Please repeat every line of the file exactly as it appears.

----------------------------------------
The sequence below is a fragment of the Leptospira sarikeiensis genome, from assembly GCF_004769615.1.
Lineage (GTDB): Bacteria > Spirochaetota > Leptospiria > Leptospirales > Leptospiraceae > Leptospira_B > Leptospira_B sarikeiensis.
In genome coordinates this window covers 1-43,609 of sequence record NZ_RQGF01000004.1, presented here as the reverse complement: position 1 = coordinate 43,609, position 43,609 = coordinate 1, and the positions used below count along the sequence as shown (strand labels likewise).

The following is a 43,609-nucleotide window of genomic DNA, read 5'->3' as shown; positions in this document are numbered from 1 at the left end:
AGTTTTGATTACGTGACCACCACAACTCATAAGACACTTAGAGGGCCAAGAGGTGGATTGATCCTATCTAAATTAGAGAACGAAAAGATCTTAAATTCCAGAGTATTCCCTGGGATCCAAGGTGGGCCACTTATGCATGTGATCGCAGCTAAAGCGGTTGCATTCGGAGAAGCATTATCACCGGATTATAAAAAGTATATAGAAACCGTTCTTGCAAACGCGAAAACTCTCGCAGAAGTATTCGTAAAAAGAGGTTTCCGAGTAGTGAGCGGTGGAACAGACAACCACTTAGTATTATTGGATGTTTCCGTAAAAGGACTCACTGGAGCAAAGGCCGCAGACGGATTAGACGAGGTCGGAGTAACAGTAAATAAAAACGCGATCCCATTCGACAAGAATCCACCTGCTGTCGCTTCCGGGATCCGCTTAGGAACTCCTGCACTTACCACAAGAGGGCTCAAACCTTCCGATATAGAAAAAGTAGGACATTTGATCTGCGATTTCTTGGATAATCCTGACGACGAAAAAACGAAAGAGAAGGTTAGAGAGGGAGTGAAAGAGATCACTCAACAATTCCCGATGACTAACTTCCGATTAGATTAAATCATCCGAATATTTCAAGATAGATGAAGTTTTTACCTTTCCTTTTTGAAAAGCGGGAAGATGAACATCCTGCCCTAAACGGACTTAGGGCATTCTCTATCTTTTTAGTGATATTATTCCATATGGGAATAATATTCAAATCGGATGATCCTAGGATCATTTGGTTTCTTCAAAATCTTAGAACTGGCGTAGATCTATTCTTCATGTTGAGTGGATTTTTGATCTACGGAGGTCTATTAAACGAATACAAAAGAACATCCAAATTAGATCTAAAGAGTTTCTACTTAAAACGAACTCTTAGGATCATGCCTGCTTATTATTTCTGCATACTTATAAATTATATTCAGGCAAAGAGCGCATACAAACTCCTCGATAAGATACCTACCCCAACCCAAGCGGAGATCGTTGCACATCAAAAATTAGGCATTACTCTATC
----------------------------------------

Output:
The sequence below is a fragment of the Leptospira sarikeiensis genome, from assembly GCF_004769615.1.
Lineage (GTDB): Bacteria > Spirochaetota > Leptospiria > Leptospirales > Leptospiraceae > Leptospira_B > Leptospira_B sarikeiensis.
In genome coordinates this window covers 1-43,609 of sequence record NZ_RQGF01000004.1, presented here as the reverse complement: position 1 = coordinate 43,609, position 43,609 = coordinate 1, and the positions used below count along the sequence as shown (strand labels likewise).

The following is a 43,609-nucleotide window of genomic DNA, read 5'->3' as shown; positions in this document are numbered from 1 at the left end:
AGTTTTGATTACGTGACCACCACAACTCATAAGACACTTAGAGGGCCAAGAGGTGGATTGATCCTATCTAAATTAGAGAACGAAAAGATCTTAAATTCCAGAGTATTCCCTGGGATCCAAGGTGGGCCACTTATGCATGTGATCGCAGCTAAAGCGGTTGCATTCGGAGAAGCATTATCACCGGATTATAAAAAGTATATAGAAACCGTTCTTGCAAACGCGAAAACTCTCGCAGAAGTATTCGTAAAAAGAGGTTTCCGAGTAGTGAGCGGTGGAACAGACAACCACTTAGTATTATTGGATGTTTCCGTAAAAGGACTCACTGGAGCAAAGGCCGCAGACGGATTAGACGAGGTCGGAGTAACAGTAAATAAAAACGCGATCCCATTCGACAAGAATCCACCTGCTGTCGCTTCCGGGATCCGCTTAGGAACTCCTGCACTTACCACAAGAGGGCTCAAACCTTCCGATATAGAAAAAGTAGGACATTTGATCTGCGATTTCTTGGATAATCCTGACGACGAAAAAACGAAAGAGAAGGTTAGAGAGGGAGTGAAAGAGATCACTCAACAATTCCCGATGACTAACTTCCGATTAGATTAAATCATCCGAATATTTCAAGATAGATGAAGTTTTTACCTTTCCTTTTTGAAAAGCGGGAAGATGAACATCCTGCCCTAAACGGACTTAGGGCATTCTCTATCTTTTTAGTGATATTATTCCATATGGGAATAATATTCAAATCGGATGATCCTAGGATCATTTGGTTTCTTCAAAATCTTAGAACTGGCGTAGATCTATTCTTCATGTTGAGTGGATTTTTGATCTACGGAGGTCTATTAAACGAATACAAAAGAACATCCAAATTAGATCTAAAGAGTTTCTACTTAAAACGAACTCTTAGGATCATGCCTGCTTATTATTTCTGCATACTTATAAATTATATTCAGGCAAAGAGCGCATACAAACTCCTCGATAAGATACCTACCCCAACCCAAGCGGAGATCGTTGCACATCAAAAATTAGGCATTACTCTATC